Pakistan needs to upgrade the assessment system in public sector

The Pakistan state now has more than 30 public examination boards, of which just two are private. The consolidation, regulation, development, and management of both intermediate and secondary education were all part of the broad mission once imposed on these organizations. The Secondary School Certificate (SSC) and Higher Secondary School Certificate (HSSC) assessments are the only responsibility left to them as a result of a progressive loss in their position that started in the 1970s.
The transparency is hard to determine, the harm to the quality and credibility of testsis severe as a consequence. Despite a number of educational reforms were started, examination was not made a central component of these changes. As a result, the boards continued to lose credibility in the eyes of stakeholders and the general public due to widespread cheating, corruption, and other malpractices that led to greatly inflated marks.
In its place of concentrating on students’ understanding and execution abilities, these exams have long used conventional ways to evaluate students’ retention abilities. Additionally, it has been noted that even though many kids get high marks each year, the majority of them do badly on the entrance exams for organizations like universities, which increases their notoriety. One of the reasons is that admission exams examine a higher level of cognitive abilities, such as conceptual comprehension, application, and curricular analysis, while entrance tests assess students’ lower order of intellectual abilities, which focuses on memorization of textbooks.
Additionally, the dependability and validity of test papers are nearly never considered. A good examination system includes a sizable “item bank” that is regularly updated, however most public-school boards don’t have one. The fact that the boards assess response scripts manually is another important factor. It lacks grading guidelines and is based only on subjective evaluation. However, some boards have chosen to automate exams, albeit this practice is still in its infancy in Pakistan. All examination organizations must provide a syllabus that indicates the students’ level of learning and evaluation, however the boards lack an updated syllabus based on the new curriculum.
Even while numerous pupils get high results in board exams, the majority of them do badly in university entrance exams.
Without a syllabus, instructors, paper-setters, and examiners are at sea. This looks to be a key weakness of public examination boards, which is concerning.
Dissatisfaction with the boards leads a large number of pupils to enroll in the Cambridge ‘O’ and ‘A’ Level systems, the International Baccalaureate, and other academic programmer. As the reliability and accuracy of overseas testing is ensured, the tendency has been increasing year after year. Six years ago, the Inter Board Committee of Chairmen, now known as the Inter Board Coordination Commission (IBCC), met in Islamabad for a three-day national conference to discuss ways to improve the public examination system. The Commission issued a detailed conference report, but it was never fully executed, and an additional report made for Sindh and distributed with everyone involved in the province was largely ignored.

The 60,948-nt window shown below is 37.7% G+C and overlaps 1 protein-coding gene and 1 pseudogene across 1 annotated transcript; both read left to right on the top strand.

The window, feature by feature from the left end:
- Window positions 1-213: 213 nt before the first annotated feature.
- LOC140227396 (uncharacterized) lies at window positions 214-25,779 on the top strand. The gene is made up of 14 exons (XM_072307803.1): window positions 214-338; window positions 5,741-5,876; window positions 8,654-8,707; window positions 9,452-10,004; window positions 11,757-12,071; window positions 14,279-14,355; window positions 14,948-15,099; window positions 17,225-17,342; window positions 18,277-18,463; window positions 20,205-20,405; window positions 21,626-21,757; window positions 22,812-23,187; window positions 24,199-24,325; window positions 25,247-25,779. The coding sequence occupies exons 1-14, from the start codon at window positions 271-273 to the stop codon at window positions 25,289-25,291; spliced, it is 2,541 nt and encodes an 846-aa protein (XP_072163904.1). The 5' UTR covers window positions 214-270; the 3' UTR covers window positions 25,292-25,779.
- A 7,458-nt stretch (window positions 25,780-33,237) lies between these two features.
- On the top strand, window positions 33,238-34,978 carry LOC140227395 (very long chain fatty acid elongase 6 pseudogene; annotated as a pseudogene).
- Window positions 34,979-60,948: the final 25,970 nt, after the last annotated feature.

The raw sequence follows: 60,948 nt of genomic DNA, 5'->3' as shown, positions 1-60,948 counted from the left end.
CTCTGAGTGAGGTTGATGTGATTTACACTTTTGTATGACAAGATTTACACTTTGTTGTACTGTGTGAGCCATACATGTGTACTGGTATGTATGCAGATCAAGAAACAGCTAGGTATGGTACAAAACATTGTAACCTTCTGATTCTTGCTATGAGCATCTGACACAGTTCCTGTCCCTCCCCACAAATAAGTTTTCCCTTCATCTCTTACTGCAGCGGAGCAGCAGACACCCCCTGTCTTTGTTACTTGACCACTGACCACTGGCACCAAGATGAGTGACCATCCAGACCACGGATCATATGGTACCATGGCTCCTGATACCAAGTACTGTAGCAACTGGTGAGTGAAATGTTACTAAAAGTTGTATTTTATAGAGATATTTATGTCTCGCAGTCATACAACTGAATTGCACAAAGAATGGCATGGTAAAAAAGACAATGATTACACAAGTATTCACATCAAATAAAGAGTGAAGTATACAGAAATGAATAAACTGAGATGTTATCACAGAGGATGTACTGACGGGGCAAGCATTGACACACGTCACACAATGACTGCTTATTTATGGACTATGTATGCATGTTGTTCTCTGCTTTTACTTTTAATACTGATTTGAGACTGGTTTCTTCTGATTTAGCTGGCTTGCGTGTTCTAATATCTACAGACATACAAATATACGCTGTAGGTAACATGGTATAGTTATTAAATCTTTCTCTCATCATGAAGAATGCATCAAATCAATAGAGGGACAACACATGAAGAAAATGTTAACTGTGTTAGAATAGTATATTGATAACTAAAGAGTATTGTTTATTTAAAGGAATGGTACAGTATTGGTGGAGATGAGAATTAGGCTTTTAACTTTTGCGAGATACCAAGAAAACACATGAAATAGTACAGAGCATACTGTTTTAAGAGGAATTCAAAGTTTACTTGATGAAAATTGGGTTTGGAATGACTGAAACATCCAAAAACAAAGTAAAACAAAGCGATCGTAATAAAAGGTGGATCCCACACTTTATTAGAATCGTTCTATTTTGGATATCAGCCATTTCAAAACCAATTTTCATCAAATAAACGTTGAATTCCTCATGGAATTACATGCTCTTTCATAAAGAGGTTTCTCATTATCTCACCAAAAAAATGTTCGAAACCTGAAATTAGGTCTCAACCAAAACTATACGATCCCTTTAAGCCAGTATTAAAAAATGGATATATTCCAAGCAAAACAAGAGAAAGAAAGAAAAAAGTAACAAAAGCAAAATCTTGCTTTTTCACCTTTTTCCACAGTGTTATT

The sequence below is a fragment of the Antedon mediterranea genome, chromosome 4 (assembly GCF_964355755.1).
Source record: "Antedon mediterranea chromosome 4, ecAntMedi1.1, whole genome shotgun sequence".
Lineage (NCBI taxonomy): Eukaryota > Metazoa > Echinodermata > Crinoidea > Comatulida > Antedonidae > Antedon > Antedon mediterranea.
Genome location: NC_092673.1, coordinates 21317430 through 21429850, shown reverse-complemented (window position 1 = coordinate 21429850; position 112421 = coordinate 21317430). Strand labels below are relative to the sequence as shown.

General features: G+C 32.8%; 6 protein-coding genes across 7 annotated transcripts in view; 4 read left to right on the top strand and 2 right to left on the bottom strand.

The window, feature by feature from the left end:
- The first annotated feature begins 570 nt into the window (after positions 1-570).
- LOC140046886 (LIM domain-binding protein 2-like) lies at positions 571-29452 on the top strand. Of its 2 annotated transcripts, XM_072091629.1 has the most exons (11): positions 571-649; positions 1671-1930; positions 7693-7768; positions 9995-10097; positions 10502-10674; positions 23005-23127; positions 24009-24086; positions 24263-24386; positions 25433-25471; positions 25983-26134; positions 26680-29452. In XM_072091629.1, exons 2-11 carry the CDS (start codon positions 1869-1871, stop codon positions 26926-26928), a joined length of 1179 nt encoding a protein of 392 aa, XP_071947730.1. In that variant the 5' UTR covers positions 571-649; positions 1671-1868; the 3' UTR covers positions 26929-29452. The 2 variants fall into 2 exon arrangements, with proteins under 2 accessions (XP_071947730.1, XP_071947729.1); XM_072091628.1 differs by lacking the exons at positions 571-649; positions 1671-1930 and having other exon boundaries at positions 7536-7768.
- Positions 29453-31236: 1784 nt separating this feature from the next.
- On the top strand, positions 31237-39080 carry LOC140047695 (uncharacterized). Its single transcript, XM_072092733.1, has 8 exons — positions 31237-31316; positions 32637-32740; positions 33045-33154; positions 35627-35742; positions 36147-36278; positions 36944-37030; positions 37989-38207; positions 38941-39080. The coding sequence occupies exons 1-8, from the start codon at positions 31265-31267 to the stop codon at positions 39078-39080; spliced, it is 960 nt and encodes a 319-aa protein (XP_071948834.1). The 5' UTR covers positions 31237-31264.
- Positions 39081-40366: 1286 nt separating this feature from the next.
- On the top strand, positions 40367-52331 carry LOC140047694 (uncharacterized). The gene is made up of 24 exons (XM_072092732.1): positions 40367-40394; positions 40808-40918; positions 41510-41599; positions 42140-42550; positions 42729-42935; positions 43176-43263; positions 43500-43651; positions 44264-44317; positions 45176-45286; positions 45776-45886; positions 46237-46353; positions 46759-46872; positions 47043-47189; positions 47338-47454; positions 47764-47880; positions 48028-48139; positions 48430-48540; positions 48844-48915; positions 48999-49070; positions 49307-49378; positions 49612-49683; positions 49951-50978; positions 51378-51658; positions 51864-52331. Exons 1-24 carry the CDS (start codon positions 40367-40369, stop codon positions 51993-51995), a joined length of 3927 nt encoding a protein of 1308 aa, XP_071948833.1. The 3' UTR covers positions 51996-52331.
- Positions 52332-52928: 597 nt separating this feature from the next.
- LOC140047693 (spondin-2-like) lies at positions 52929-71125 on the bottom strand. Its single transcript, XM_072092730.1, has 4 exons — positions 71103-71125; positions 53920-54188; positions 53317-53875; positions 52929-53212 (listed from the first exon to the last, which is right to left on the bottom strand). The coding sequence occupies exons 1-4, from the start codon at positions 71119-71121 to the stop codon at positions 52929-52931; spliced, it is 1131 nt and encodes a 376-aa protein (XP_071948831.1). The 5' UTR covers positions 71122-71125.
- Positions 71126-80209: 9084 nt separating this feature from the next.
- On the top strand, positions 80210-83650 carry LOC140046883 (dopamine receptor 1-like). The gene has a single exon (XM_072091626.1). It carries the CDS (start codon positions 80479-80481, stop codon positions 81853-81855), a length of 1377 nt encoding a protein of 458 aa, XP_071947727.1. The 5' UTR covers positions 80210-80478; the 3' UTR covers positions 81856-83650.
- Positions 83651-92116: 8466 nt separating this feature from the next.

Public boards have utterly failed to improve exams nationwide, but especially in Sindh. However, the Punjab and Khyber Pakhtunkhwa boards as well as the federal examination board have improved valuation. The present the federal public examination board has become a national example for others. This raises the question, “Why can’t everyone else in the country?” if the federal board can set an example?
The regulatory body for Sindh’s examination boards has finally decided to outsource the assessment system in stages after taking strong issue to its current state of neglect. While the procedure starts with the current educational year, it doesn’t appear to be the best course of action. The action ought to force public assessment boards to get beyond temporary fixes.
The 20th century saw the establishment of all public examination boards. But thus far, none have been the subject of an outside review. Structured changes to their roles are necessary for all public examination boards to survive. Any rash cosmetic modification may damage these institutions’ reputation and sacredness, particularly in Sindh. The educational boards in Sindh have been unable to fill key positions such as secretaries, exam controllers, inspectors, secrecy officers, and IT managers because of poor governance, a lack of effective, honest leadership, negligence in examination, corruption, and inadequate institutional capacity.
Although it will take time and effort to fully restore quality and credibility, provincial governments can safeguard the future of public examination boards by creating a workable oversight body, such as the “Provincial Examination Commission,” that establishes quality enhancement units within the boards, secures ISO external certification, purges them of malpractice, increases the number of examination panels in the private sector, and gives students the information they need to make an informed decision.